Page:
Andrew Garman makes Paul a man of deep sincerity whose sense of assuredness – of being able to take his followers with him on what they will see as a radical journey – shows you how the character gathered such a flock, at the same time it also makes him unable to see how fragile his hold really is. These same people may easily fall away from changes in something they consider their rock. As the antithesis to Paul’s belief, Larry Powell gives great heart to associate pastor – a man whose faith was formed at Paul’s feet, and whose more narrow passion for the mission of the church leaves him with no room for the sudden shifts in his personal foundations.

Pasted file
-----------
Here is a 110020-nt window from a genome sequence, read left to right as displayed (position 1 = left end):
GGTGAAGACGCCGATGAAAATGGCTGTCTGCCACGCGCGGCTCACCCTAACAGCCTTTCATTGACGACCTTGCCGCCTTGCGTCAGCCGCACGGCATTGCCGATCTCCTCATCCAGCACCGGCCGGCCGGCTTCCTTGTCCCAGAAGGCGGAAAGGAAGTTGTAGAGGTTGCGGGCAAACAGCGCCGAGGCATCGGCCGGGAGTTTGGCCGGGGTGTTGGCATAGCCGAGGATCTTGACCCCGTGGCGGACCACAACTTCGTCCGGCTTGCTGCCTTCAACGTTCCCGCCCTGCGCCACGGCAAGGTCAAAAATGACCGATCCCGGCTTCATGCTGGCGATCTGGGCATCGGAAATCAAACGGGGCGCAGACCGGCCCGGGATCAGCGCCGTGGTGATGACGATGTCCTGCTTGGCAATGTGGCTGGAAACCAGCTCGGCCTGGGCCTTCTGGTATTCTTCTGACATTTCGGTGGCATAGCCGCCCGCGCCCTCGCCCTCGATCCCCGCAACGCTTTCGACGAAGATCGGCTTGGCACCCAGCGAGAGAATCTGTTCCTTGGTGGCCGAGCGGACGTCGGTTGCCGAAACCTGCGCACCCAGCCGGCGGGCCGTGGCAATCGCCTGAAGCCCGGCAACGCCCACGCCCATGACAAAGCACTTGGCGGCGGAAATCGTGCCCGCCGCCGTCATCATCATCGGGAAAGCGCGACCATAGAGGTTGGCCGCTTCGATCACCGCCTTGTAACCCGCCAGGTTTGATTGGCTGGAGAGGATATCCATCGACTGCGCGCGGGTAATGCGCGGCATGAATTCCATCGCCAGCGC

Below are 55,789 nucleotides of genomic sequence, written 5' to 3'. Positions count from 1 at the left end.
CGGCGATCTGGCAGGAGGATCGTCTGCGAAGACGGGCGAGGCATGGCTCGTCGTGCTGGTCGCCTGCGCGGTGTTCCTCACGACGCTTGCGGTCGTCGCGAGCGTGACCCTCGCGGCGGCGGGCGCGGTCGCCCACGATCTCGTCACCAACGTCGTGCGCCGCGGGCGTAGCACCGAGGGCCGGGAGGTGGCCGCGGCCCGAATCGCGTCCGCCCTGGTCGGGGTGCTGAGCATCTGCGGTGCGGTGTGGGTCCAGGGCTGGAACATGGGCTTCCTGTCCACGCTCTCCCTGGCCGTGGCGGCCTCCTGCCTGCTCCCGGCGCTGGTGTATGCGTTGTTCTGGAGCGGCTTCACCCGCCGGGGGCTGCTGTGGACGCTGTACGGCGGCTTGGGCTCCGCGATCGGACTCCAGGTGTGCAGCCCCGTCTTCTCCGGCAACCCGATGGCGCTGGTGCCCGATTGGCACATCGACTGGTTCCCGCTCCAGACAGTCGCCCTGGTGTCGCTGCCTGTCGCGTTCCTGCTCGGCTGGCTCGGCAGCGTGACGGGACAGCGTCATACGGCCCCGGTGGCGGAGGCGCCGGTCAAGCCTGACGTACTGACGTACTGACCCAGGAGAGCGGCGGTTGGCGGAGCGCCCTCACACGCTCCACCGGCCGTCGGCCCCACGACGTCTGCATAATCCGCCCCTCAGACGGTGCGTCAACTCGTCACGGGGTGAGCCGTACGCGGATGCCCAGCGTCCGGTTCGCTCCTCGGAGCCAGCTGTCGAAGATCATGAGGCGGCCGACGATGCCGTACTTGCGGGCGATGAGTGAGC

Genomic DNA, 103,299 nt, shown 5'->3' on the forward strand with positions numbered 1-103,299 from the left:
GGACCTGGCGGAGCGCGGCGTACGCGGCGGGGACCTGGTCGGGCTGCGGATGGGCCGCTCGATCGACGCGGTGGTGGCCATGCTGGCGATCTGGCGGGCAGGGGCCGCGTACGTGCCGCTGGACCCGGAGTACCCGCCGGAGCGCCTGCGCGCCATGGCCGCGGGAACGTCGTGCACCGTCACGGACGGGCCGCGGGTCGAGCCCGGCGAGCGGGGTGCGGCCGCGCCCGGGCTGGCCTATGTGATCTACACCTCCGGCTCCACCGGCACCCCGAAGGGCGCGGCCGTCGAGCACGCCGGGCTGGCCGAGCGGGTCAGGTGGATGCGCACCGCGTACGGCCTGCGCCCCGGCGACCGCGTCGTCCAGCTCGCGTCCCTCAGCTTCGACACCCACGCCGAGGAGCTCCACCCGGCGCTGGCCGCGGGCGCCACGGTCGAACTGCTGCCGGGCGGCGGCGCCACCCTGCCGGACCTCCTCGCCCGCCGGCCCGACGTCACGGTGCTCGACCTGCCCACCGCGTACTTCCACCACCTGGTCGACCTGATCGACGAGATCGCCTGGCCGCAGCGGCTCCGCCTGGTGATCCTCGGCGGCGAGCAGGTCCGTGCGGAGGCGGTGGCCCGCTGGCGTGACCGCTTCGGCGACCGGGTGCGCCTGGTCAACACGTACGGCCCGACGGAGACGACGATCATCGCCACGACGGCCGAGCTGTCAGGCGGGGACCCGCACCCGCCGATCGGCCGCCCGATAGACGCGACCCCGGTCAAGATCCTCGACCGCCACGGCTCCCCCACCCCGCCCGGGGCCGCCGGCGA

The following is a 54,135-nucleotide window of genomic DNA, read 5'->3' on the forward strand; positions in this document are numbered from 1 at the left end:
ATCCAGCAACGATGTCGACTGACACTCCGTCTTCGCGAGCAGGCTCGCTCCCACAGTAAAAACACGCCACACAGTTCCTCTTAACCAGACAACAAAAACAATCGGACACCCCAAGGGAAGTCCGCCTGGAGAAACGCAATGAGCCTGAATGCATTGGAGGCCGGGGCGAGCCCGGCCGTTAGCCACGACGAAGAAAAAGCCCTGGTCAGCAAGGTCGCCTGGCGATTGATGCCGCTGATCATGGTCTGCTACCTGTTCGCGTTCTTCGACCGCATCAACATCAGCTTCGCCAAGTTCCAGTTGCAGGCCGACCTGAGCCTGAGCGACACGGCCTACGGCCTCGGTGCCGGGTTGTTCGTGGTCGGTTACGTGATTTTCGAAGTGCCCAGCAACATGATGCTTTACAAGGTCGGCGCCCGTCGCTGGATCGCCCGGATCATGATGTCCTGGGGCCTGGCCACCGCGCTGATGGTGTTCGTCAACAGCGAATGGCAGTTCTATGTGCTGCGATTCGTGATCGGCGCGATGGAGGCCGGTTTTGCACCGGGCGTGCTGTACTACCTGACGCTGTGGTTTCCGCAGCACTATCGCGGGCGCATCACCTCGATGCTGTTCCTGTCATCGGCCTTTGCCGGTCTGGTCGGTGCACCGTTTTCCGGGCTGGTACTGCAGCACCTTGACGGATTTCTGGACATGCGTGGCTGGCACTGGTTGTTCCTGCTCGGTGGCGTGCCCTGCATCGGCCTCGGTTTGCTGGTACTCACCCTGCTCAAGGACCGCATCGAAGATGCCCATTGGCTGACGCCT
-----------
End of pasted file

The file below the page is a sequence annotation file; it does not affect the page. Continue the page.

Exemplifying the terrible cost of change upon parishioners of any church which offers absolute answers to the questions of its followers is Emily Donahoe as a single mother torn between supporting her long-time pastor and a desperate need for a community she now sees moving away from him. Philip Kerr, as a church trustee, brings in the financial realities – what happens when the monetary base for a hugely complex ministry is shaken by dissent and rifts. And in a last, but particularly powerful set of scenes, Linda Powell brings the struggle of the supportive wife whose beliefs no longer sync with her husband’s. What are her choices in this situation?